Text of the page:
The group also claimed that hemp ‘has over 50,000 uses and benefits that most people are unaware of’.
“We are here to raise awareness of the medical benefits of cannabis and the dangers of legal and pharmaceutical drugs”, group member Luna Tokes said.
Unfortunately for local ‘potheads‘ looking for material to fill their next joint, the city’s govering body and owner of the doped-up flowerbeds, Welwyn Hatfield Council, had the plants uprooted to prevent any ‘further confusion’, Metro states.
It is not the first time illegal vegetation has been added to city flowerbeds. In May 2015, Astana city council in the capital of Kazakhstan mistakenly planted cannabis fields on Astana’s main roads, with drivers treated to several feet wide roadside fields of the drug. Locals were said to have joked that the exotic plants, placed at the junction between Auezova and Dzhangeldina streets, were an attempt to lure in local junkies for processing by the Astana police.
A man allegedly screamed “f*** the alligators” before jumping into a pool inhabited by the reptiles, who then savaged him to death, reports UK newspaperMetro.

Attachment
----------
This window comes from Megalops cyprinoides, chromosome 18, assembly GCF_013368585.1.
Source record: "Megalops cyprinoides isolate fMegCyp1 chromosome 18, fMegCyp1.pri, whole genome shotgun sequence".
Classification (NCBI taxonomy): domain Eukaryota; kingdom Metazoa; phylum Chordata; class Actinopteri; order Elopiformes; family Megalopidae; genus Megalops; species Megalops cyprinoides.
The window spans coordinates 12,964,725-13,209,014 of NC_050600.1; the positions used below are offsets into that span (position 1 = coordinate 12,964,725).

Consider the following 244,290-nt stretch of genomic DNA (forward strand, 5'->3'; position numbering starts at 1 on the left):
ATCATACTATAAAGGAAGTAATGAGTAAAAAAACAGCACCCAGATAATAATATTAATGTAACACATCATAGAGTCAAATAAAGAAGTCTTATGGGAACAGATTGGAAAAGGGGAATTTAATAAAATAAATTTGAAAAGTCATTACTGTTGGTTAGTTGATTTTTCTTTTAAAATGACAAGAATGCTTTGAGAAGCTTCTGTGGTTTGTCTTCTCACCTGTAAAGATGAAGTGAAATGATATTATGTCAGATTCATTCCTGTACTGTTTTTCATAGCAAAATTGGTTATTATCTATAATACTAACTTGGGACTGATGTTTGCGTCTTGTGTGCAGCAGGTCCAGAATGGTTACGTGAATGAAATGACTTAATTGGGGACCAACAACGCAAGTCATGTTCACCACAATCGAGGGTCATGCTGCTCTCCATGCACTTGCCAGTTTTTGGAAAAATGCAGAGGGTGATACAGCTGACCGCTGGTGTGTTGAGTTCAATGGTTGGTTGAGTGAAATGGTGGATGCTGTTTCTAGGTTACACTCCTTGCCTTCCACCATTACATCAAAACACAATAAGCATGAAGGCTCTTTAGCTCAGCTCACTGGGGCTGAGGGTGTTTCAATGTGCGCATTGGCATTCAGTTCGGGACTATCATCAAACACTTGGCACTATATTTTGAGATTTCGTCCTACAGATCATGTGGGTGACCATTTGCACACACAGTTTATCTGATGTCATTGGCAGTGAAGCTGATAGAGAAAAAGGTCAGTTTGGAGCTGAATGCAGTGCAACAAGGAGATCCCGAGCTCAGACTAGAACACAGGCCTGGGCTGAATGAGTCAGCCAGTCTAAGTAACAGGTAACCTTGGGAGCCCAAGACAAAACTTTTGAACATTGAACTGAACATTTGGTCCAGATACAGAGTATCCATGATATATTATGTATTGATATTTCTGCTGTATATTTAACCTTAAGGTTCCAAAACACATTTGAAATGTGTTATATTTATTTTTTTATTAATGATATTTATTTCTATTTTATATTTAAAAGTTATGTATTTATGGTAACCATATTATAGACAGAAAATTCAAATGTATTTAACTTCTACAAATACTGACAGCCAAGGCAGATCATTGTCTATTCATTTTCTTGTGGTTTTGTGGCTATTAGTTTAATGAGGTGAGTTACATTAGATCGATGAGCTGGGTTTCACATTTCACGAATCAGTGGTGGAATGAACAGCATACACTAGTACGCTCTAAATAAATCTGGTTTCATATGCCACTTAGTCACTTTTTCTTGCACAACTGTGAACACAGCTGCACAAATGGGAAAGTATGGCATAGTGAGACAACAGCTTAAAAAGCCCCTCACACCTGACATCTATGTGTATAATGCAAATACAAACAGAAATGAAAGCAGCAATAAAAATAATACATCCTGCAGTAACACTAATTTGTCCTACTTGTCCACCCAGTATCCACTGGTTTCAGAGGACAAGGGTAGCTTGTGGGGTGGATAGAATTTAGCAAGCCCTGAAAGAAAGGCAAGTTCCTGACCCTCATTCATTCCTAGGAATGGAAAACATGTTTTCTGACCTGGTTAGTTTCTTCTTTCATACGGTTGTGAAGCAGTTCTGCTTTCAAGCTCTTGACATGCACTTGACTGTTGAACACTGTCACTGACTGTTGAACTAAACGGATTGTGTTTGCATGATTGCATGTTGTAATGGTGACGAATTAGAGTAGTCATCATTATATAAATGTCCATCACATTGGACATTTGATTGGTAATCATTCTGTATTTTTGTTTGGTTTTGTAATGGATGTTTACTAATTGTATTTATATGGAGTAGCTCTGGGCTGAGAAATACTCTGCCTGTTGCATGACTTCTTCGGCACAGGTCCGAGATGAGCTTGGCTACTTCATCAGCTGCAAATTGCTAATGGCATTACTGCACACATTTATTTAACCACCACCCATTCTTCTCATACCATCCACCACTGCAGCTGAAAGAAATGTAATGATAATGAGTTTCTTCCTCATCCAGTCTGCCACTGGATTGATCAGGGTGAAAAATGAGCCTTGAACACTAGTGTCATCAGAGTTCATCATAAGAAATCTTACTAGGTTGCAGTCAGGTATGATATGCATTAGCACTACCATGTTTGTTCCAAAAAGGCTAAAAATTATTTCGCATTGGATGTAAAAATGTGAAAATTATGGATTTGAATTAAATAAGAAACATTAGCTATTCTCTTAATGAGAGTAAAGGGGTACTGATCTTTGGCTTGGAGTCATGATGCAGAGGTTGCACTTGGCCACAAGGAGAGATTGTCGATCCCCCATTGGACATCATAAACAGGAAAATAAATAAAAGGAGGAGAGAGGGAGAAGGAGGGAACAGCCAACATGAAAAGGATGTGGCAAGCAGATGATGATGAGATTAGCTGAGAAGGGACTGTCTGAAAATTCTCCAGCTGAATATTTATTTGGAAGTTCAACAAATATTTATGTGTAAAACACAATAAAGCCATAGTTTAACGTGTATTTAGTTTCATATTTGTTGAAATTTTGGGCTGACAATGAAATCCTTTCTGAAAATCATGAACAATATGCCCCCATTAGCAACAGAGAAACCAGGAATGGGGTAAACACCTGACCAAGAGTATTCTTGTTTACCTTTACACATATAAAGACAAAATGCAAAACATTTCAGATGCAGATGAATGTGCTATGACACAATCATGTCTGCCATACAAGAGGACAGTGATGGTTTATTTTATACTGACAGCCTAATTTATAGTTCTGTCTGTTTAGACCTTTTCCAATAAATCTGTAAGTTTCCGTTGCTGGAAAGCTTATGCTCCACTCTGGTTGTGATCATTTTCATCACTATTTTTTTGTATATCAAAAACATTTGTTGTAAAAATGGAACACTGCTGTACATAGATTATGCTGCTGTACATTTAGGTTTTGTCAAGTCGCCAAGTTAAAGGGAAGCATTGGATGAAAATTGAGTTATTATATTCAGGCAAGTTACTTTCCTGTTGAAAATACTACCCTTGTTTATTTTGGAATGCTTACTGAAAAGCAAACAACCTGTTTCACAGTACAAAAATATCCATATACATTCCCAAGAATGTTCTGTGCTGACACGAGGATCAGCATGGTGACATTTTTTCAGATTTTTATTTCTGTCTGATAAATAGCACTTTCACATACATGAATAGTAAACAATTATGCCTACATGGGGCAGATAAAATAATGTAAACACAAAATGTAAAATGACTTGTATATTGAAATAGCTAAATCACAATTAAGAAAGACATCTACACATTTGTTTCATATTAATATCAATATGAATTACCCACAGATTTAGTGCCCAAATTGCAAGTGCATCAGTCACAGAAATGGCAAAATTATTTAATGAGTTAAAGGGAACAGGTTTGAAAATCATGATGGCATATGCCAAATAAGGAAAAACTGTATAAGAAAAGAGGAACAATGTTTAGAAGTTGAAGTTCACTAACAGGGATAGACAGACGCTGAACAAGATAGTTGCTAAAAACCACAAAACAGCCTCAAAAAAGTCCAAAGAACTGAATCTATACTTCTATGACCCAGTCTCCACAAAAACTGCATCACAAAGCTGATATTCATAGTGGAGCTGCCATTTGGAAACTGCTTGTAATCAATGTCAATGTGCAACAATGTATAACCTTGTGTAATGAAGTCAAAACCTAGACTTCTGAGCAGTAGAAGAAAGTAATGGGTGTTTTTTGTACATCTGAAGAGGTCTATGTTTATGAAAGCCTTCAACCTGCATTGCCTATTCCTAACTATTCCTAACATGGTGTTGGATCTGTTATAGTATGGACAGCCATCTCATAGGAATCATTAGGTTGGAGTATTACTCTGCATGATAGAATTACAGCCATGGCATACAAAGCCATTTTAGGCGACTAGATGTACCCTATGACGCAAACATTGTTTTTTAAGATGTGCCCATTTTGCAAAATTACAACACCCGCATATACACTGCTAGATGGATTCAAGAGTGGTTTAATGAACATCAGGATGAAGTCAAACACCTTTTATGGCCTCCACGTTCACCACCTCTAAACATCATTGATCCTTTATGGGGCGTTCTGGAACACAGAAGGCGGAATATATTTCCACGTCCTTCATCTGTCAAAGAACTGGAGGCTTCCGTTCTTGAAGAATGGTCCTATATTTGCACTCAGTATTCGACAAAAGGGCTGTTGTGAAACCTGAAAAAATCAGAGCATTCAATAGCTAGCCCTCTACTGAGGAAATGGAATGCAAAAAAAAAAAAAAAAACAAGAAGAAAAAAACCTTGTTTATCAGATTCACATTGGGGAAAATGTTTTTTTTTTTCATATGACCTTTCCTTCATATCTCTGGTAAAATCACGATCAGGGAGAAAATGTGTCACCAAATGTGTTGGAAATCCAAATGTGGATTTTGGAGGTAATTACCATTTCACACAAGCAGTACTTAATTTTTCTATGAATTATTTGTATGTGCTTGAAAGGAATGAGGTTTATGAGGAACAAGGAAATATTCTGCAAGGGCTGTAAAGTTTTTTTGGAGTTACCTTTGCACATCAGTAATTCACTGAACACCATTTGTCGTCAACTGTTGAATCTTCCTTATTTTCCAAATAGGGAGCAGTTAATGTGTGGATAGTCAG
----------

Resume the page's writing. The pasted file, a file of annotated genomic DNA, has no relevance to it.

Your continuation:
Tommie Woodward, aged 28 and of Orange County, Texas, USA was visiting a private marina on the Sabine River in the same state, when he began mocking the creatures before jumping into the marina, where they immediately closed in on him.
Local county official Rodney Price said that Woodward disregarded signs posted at the marina warning visitors against swimming there. He said “He removed his shirt, removed his billfold…someone shouted a warning and he said “blank (expletive) the alligators” and jumped into the water and almost immediately yelled for help”
Marina employee Michelle Wright, in an interview with news station KFDM, told how she approached Woodward and warned him against entering the marina’s waters, but to no avail as he decided to take the fatal plunge. She later found his dismembered body floating in the water. “I saw his body floating face down,” she recollected.
“And then he’s out there for a couple of seconds and then he’s dragged back down. And then he come back up still face down and then he gets pulled down again. And then he just disappears.”
Alligators kill their prey by often clamping their jaws around the victim’s neck and dragging them below the waterline in an attempt to asphyxiate them.